Closed on Mondays
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Rozan, opened by Lai Sun Group, (also behind Wagyu Kaiseki Den, Otto e Mezzo, Island Tang) is part of a new trio of Japanese restaurants that have opened at the brand new residential complex Oak Hill in Wan Chai. An exclusive 12-seater sushi bar, the setting at Rozan is sleek and modern, with an L-shaped sushi counter and one single booth table that seats four. Mostly done in wood with just a couple of embroidered cloth murals in shades of grays and metallic at décor, it would be a tranquil space apart from the overly bright spotlights and the acoustics, which seem to trap and magnify the noise made by some of the more rambunctious diners.
Rozan only serves an omakase menu, using only the freshest produce of the season. Before your meal starts, a waiter will come to ask for your preference and any dietary restrictions. While most omakase menus we’ve tasted, much like a Western degustation menu, starts off gently in terms of flavour and builds up to a crescendo, Rozan kicks off with a bang. Some of the starters we had, such as the firefly squid (hotaru ika), were deeply flavourful with the almost meaty insides and the sweet miso paste. Similarly, our second course of flounder with sesame, tofu sheets and pickled vegetables, while beautifully presented, were a bit too sour and sharp for so early in the meal. The sashimi course of bonito, conch and flounder, each with its own distinct texture and dipping sauce, then mellows significantly. Moving onto the cooked dishes, the abalone slices with a paste made of abalone liver was a real highlight, and we also enjoyed Rozan’s version of a chawamushi, which was made more in the style of a Cantonese fish slice. The highlights of the sushi courses included a lightly grilled flounder; a wonderful, mildly pickled mackerel; and two types of sea urchin, one of which was served on its own, with just a light sprinkling of the sea water it had been stored in. On the whole, we found the sushi rice to be very modestly seasoned with vinegar, which allowed the fish to shine. Some were disappointing, such as the cooked shrimp and grilled sea eel, both of which we found over-cooked and too firm. One of our favourite dishes of the evening, a raw ebi shrimp served with caviar and minced onion, came at the very end, rounding out the meal. For dessert, a quarter of an albino strawberry with mocha and sweet pumpkin gelee was the perfect light and final touch.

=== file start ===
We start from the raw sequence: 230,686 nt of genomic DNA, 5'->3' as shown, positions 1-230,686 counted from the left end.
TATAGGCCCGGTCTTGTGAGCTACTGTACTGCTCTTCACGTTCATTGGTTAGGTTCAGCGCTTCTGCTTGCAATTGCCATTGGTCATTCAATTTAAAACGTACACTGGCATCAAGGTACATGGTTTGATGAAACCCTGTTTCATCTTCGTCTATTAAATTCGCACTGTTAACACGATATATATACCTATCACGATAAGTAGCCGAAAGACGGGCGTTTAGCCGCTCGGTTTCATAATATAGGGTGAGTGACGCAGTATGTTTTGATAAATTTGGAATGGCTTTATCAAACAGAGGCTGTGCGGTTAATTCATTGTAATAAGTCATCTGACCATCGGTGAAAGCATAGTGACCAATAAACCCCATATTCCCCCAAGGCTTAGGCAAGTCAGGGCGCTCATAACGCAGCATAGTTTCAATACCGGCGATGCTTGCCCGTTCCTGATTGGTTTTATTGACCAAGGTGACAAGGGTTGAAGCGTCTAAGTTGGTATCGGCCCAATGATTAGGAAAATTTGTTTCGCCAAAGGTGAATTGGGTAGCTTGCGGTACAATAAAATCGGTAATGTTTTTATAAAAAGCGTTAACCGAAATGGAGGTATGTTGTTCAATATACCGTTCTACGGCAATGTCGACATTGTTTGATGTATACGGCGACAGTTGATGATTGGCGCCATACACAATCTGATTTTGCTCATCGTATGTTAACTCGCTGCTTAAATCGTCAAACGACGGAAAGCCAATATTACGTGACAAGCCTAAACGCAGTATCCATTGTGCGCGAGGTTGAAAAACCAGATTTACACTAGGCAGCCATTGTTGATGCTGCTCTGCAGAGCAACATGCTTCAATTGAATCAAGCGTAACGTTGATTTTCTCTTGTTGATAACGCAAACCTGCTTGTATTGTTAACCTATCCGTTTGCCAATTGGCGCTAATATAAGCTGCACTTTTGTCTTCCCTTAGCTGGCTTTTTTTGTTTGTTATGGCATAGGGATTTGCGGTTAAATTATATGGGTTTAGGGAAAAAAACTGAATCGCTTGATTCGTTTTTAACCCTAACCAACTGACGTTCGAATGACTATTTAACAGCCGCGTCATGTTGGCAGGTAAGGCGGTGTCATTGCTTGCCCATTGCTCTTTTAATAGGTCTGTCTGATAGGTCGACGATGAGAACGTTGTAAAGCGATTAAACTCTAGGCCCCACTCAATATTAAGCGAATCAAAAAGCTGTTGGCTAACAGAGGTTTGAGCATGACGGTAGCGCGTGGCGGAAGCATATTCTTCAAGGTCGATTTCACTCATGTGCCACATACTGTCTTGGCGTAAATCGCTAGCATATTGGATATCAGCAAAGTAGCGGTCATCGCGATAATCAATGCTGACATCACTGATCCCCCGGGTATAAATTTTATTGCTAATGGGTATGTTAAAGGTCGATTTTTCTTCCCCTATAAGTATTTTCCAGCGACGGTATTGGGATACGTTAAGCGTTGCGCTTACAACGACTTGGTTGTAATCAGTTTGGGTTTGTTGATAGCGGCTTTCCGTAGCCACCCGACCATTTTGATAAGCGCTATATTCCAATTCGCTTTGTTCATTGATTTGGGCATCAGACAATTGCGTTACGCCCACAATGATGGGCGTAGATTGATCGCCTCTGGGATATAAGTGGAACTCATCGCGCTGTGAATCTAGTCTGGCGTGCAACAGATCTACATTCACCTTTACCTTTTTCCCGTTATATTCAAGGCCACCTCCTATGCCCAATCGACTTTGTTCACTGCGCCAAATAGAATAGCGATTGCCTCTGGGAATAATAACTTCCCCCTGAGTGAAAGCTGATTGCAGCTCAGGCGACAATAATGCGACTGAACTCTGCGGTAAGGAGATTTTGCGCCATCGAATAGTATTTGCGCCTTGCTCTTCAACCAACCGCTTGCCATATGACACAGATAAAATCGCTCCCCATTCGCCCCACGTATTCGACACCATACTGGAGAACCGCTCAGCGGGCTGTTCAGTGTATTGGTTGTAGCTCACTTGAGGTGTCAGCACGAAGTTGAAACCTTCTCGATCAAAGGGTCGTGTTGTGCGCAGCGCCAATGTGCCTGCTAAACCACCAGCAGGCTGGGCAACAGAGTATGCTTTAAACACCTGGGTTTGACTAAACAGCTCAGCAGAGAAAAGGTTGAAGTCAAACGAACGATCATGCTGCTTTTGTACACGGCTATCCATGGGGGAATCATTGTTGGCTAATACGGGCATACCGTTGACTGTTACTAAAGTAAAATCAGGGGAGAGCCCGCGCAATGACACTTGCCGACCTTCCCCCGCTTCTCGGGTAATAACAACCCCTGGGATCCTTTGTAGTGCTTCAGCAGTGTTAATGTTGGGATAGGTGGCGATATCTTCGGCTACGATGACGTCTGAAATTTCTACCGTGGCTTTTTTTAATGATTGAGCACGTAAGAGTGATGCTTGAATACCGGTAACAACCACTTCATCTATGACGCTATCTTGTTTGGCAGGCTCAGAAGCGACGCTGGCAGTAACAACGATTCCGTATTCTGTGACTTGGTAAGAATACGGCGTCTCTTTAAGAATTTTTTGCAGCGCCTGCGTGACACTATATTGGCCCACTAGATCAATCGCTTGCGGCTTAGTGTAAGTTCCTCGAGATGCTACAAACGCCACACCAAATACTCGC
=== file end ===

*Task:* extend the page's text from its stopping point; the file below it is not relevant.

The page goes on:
The wine and sake list at Rozan is shared between the three restaurants (Ginsai, Rozan and Wagyu Takumi) and it is impressive. The sake list includes stunners such as a Jyuyondai Ryusen from Yamagata (HK$16,800). For those keen to spend a little less on alcohol, the list also includes some very reasonable sakes priced anywhere from HK$200 to HK$1,000. Unusually for a Japanese restaurant, the wine list is just as varied. There are not only a solid and affordably priced selection of wines by the glass and half bottle, but also full bottles of everything from a 1990 Meursault premier cru from Nicolas Potel to a 1982 Chateau Lafleur from Pomerol.
Everyone on the staff tries hard most of the time but service can be a bit uneven. Our chef was to be commended for being friendly, informative and attentive, even coming out from behind the sushi bar and out onto the street to bow us into a taxi. However, there were a few missteps, such as when the manager’s mobile phone rang and he picked it up, or when the waitress was a bit too enthusiastic, removing plates before we were fully done enjoying a particular course, or reaching over to wipe a bit of soy sauce we had spilled near our plate, which was a strangely maternal and over-familiar touch.
The omakase at Rozan is priced at HK$2,380 per person. While this does not make it the most expensive sushi restaurant in Hong Kong (that dubious honour belongs to Sushi Yoshitake), it is definitely up there. Whether it is worth the price tag is subjective, but for those with deep pockets, this is no doubt an enjoyable place to spend your money.